I traveled through Morocco by bus, face smashed against a half fogged window. I saw a lot of that rough country; maybe too much. I saw decay made solid: Tangier, culturally maimed, falling down. I saw Rabat, bright and pulsing, alive with commerce and a sense of purpose; what a city can be. Rabat has public transport; there's a contemporary art museum. When I was there, I felt safe, I felt at ease; I felt like I was in a place connected to the rest of the world. In Tangier, the atmosphere is dark. I’m sure it gets hot there, but I don’t think that city ever escapes the cloud of grime and chaos that cast it in shadow. The mountain city of Chefchaouen, on the other hand: it’s a tourist trap, albeit a gorgeous one. Go there to buy weed and get lost in a maze of blue keepsakes. And Fez: a market with a city tacked on. I liked it there; I got lost and liked it. Fez is a good summation of Morocco’s struggle for identity. An ancient market overgrown with people; enough so to warrant a new city: a French one—a colonial one—one whose main boulevard looks like a rough draft of the Champs-Elysées. But it works. The two sides of the sprawl balance each other to form a template of what Morocco can be: culturally mangled, but living.
The old medina in Fez is a rat’s nest set in stone—UNESCO bait. You can walk all day and not see all of it. I can remember smelling five different men selling camel meat and to this day I couldn’t tell you where to find them. That’s the fun part; walking for an hour can get you just as lost as walking for five. The medina in Fez is pure and unfiltered Morocco; it is a constant, blaring, unfailing high note of bartering and the death throes of unlucky roosters. I couldn’t stand it and wanted to drown in it all at the exact same time. And then, afterward, I walked five blocks south and got McDonalds. It’s perfect: from the top floor of a mall in the new city you can see the crumbling mosques of the old one. Fez juggles heritage and modernity to create a culture that is distinct from other parts of Morocco in that it is successful. Chefchaouen, far up there in the Rif Mountains, could learn a thing or two.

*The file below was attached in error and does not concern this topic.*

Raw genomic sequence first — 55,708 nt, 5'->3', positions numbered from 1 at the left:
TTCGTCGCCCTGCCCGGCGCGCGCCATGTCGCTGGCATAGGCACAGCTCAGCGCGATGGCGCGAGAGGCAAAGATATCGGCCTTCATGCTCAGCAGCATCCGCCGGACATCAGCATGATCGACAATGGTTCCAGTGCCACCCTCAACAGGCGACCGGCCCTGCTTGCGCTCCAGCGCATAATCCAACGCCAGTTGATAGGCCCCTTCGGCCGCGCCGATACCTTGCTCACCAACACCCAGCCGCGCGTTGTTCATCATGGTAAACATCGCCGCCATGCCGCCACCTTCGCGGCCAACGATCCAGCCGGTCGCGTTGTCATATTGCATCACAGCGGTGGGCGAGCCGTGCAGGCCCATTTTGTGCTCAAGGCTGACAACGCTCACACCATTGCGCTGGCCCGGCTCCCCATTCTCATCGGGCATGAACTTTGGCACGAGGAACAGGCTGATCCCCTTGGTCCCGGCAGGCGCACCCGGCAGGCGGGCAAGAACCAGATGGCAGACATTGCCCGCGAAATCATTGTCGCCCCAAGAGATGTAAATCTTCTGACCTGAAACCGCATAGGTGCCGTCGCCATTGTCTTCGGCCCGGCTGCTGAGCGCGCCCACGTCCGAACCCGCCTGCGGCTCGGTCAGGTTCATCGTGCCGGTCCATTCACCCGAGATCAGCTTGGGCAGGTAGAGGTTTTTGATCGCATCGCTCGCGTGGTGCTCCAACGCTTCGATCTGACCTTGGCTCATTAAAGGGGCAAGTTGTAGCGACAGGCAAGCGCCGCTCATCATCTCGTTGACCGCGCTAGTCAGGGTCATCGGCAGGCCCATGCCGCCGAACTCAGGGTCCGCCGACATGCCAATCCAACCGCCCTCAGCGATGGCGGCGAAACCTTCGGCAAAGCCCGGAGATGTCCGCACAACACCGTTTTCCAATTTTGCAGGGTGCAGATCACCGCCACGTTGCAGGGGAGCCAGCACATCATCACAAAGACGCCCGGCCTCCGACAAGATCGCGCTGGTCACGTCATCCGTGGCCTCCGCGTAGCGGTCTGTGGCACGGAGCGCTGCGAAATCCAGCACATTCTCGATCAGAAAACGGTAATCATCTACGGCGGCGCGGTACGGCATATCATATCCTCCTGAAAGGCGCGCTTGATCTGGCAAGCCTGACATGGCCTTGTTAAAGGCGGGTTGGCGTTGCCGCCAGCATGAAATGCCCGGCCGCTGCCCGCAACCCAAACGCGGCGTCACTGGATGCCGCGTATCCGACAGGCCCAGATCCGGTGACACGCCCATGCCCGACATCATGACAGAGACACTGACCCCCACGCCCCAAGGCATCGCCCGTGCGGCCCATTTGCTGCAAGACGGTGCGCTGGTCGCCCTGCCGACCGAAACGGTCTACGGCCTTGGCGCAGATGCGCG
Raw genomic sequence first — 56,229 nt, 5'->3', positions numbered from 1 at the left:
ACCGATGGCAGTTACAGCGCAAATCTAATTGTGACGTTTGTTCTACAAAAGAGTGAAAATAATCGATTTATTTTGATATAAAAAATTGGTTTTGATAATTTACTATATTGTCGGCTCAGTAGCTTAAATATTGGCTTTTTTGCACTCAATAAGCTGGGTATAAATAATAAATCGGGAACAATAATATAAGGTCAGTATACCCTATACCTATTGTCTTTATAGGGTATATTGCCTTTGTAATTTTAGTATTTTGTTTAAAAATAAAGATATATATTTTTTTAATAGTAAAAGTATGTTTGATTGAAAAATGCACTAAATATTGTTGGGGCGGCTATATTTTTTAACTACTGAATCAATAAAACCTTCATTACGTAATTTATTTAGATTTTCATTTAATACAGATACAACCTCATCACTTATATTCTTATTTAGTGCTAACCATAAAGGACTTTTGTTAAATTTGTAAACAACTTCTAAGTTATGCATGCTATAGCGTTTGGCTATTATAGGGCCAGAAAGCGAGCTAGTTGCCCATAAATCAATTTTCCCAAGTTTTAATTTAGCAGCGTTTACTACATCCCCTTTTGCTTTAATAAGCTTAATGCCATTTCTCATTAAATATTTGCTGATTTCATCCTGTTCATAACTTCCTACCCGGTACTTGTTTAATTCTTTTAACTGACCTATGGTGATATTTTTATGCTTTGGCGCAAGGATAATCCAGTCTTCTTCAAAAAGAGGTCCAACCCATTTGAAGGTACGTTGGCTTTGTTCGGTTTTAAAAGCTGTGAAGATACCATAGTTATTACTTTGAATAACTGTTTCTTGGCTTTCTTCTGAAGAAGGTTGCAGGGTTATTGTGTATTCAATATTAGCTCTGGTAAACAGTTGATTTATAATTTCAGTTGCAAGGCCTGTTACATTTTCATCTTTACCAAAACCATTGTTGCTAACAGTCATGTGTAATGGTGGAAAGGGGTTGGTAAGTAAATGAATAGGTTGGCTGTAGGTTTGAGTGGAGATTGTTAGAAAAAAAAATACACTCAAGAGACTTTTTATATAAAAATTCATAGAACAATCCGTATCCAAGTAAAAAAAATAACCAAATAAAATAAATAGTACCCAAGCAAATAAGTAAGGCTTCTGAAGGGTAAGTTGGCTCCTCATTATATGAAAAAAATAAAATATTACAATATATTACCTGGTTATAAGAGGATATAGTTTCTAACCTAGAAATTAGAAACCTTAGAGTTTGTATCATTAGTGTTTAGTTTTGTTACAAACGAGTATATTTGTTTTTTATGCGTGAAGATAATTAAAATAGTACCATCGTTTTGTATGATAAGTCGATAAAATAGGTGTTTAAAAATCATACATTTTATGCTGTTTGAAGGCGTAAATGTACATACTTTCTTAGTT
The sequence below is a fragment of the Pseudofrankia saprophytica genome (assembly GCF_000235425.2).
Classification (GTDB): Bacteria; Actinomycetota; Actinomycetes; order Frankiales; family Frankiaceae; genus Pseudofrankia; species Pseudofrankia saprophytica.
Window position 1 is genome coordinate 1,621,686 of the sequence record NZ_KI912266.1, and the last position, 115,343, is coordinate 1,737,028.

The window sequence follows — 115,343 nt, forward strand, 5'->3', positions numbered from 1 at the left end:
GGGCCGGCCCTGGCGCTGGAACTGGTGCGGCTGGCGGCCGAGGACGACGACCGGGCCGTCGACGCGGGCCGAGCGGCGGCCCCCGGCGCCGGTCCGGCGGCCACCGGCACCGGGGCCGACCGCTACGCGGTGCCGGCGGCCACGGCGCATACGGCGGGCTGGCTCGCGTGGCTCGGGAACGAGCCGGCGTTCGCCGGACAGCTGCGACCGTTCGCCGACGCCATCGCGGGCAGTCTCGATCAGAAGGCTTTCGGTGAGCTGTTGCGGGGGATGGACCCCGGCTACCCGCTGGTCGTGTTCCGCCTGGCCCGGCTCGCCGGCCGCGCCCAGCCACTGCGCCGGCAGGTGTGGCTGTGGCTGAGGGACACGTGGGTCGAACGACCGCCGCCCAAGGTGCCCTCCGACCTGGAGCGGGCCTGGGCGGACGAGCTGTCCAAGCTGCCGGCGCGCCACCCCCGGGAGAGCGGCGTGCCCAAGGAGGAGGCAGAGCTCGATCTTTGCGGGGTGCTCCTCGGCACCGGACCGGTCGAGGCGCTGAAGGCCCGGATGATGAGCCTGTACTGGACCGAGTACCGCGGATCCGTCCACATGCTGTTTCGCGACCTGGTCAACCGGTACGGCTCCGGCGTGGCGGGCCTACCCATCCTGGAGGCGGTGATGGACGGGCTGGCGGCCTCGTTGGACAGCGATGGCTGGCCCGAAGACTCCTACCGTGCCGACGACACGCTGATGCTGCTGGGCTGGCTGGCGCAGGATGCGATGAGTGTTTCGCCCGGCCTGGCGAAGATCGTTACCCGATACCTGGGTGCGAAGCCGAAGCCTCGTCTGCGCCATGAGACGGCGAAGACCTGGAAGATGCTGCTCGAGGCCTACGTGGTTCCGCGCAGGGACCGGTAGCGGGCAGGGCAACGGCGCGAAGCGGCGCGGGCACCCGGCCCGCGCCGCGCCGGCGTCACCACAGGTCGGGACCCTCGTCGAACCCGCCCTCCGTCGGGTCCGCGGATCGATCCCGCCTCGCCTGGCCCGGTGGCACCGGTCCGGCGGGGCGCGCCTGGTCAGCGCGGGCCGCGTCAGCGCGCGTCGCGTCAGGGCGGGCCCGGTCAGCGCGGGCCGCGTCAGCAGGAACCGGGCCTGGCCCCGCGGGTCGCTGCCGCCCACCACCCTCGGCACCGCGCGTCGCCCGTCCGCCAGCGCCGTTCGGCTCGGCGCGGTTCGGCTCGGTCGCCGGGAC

No matter where you're coming from, the bus ride to Chefchaouen is brutal. It's long and windy and you’ll drive past many towns that aren’t even worth mentioning by a chatty tour guide. This journey, in all its dullness, is representative of the very one-dimensional nature of the blue city you inevitably arrive at. If you got lost in Fez, you’ll get lost here too. Not because Chefchaouen is very big or very confusing, but because the whole of it is bathed in a light blue so constant and without interruption, it looks as if a cluster of Smurfs burst their slimy blueness onto every available surface. Chefchaouen is one-dimensional, monotone; and not even a pleasant monotone like one you can fall asleep to; a monotone like the noise an EKG machine makes when someone flatlines. Know that I liked Chefchaouen; I liked it a lot. It was unique in a quaint way and the people there could not have been nicer; I had tea at a woman’s house and never before had I been offered or eaten more cookies. But, alas, Chefchaouen is doomed to never be a capital of the country it exists within, but instead persist as a place tourists go to stay in nice hotels and buy junk; it is culture commodified. Despite all this, Chefchaouen unashamedly identifies with its role as a place sightseers go; it embraces it. Amongst all the things Chefchaouen does not have going for it, it has that. Tangier, well, doesn’t.